An all-of-the-above energy narrative is playing out in Maryland – as it is in the country at large. The United States is the world’s leading producer of oil and natural gas, fuels that are complemented by coal, nuclear, solar, wind and other renewable energy sources.  It’s an approach that serves the nation well and should be supported by pro-development policies

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lng-exports  trade  economic-growth  emission-reductions  security 

Mark Green

Mark Green
Posted September 21, 2016

With environmentalists attacking a provision in pending energy legislation that would boost the competitiveness of U.S. liquefied natural gas (LNG) exports, now’s a good time to review the reasons to expedite federal approval of LNG export projects in this country.

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oregon  vote4energy  natural-gas  lng-exports  states2016 

Mark Green

Mark Green
Posted August 20, 2016

Even in a big hydroelectric power-producing state like Oregon, petroleum-based fuels play an important energy role. Hydro accounted for 55.5 percent of the state’s net electricity generation in 2015 and supplied 34 percent of the energy Oregonians used in 2014 – the largest single energy source. Yet, combined fuels from oil and natural gas supplied 54.5 percent of the energy the state used. By itself, natural gas supplied 23 percent of the energy the state consumed.

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liquefied-natural-gas  lng-exports  trade  us-energy-security  fracking  infrastructure 

Mark Green

Mark Green
Posted August 2, 2016

Gaining strength is the argument that the United States should move as expeditiously as possible on liquefied natural gas (LNG) export infrastructure that would help secure America’s place in the emerging global LNG market.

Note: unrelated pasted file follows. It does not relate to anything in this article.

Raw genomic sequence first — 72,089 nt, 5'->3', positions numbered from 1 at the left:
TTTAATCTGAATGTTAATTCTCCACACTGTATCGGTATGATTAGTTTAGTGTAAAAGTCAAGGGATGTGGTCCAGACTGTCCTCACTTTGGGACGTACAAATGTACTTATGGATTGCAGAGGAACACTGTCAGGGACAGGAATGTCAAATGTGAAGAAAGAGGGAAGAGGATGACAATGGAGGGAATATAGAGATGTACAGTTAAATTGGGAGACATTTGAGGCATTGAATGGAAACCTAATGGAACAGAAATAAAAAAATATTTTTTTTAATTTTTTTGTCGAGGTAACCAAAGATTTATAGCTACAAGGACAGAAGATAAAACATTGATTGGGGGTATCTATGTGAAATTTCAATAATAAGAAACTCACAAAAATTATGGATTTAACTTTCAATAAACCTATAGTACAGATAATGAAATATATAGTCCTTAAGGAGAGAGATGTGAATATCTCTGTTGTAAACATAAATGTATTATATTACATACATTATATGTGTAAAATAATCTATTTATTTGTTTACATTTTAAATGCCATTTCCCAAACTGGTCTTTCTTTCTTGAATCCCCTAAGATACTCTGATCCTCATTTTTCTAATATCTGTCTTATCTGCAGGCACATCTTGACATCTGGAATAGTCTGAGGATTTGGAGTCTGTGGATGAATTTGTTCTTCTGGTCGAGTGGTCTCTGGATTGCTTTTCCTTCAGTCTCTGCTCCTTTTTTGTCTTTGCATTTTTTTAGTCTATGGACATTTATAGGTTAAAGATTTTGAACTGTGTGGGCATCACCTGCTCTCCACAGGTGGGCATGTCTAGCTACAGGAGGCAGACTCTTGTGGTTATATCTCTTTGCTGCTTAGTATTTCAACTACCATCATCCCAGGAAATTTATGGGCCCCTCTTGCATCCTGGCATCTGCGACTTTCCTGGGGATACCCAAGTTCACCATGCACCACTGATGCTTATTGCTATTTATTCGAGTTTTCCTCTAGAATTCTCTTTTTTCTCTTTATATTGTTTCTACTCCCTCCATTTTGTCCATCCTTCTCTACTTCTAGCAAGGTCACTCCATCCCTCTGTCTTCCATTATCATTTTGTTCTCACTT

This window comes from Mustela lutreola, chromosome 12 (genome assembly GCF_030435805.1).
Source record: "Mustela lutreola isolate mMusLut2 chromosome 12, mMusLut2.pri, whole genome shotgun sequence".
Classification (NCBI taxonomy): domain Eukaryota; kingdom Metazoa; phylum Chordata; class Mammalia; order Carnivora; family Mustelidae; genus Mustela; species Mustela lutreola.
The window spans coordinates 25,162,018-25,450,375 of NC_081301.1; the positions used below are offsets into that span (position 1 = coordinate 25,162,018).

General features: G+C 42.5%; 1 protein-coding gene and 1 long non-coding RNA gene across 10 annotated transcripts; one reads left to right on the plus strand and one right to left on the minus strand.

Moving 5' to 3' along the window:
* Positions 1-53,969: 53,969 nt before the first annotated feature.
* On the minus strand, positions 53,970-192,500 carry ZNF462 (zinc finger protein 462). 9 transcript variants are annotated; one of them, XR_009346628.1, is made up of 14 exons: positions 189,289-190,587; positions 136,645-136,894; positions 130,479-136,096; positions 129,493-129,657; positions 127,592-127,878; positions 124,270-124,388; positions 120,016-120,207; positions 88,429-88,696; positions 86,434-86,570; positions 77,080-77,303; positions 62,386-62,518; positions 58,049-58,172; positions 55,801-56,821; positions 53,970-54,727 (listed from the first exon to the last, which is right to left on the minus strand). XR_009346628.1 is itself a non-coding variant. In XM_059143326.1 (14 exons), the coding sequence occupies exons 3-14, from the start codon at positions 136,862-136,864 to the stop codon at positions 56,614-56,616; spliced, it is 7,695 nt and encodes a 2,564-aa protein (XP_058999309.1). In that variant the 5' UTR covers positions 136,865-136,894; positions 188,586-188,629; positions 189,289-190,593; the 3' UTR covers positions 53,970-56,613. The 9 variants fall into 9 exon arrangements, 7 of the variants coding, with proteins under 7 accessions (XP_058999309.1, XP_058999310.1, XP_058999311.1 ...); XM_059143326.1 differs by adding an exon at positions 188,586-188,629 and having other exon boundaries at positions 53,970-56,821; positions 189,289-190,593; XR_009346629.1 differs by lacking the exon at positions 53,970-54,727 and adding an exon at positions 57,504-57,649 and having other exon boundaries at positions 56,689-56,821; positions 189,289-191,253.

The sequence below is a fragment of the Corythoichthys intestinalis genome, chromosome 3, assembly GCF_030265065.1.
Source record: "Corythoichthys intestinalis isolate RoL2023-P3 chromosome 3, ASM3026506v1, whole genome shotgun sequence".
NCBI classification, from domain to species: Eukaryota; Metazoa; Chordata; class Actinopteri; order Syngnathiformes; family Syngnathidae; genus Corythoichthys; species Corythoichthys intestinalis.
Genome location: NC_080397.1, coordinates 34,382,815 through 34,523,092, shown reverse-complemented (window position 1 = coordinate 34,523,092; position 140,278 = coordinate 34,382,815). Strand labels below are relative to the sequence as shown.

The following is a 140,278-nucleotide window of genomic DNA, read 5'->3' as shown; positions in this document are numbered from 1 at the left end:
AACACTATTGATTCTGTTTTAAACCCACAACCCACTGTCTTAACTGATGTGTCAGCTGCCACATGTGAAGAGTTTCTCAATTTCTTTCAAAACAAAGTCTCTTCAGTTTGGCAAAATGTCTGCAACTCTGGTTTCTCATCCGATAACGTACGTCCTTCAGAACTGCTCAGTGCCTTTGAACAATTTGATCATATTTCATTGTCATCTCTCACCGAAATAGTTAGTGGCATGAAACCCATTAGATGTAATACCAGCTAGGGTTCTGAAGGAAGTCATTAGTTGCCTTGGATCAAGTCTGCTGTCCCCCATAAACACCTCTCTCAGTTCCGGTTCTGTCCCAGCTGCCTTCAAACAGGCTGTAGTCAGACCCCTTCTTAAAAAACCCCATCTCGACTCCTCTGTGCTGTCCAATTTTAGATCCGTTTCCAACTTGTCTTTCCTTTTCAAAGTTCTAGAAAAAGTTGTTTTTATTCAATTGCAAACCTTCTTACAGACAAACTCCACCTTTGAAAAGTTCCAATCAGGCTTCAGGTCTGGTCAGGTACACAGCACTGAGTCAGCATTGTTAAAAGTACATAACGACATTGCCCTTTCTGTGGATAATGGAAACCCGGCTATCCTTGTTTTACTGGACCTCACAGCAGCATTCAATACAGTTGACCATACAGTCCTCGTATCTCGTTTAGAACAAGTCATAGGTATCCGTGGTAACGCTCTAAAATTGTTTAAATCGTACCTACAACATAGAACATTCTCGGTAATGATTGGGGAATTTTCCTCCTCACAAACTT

The added heft is seen in two ways. First, the initial U.S. shipment of LNG passed through the newly expanded Panama Canal last week, underscoring a point made in this postthat the widened canal will shorten voyage times from U.S. LNG export facilities on the Gulf Coast to Asia and the western coast of South America, boosting the competitiveness of U.S. suppliers. Reduced voyage time means quicker turnaround times, leading to better service and a boost to U.S. competitiveness.

Secondly, an International Energy Agency (IEA) report projects the U.S. will become the world’s third-largest LNG supplier in five years, behind Qatar and Australia. 

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liquefied-natural-gas  lng-exports  infrastructure  economic-benefits  trade 

Mark Green

Mark Green
Posted July 5, 2016

newly expanded Panama Canal is open for business.

It’s noteworthy, as federal official say, that the enlarged canal can handle the vast majority of the world’s liquefied natural gas (LNG) tankers while significantly shortening travel time and transportation costs for U.S. LNG suppliers to key overseas markets. This is huge for U.S. LNG exports, offering another strong argument for swifter federal approval of pending LNG export projects.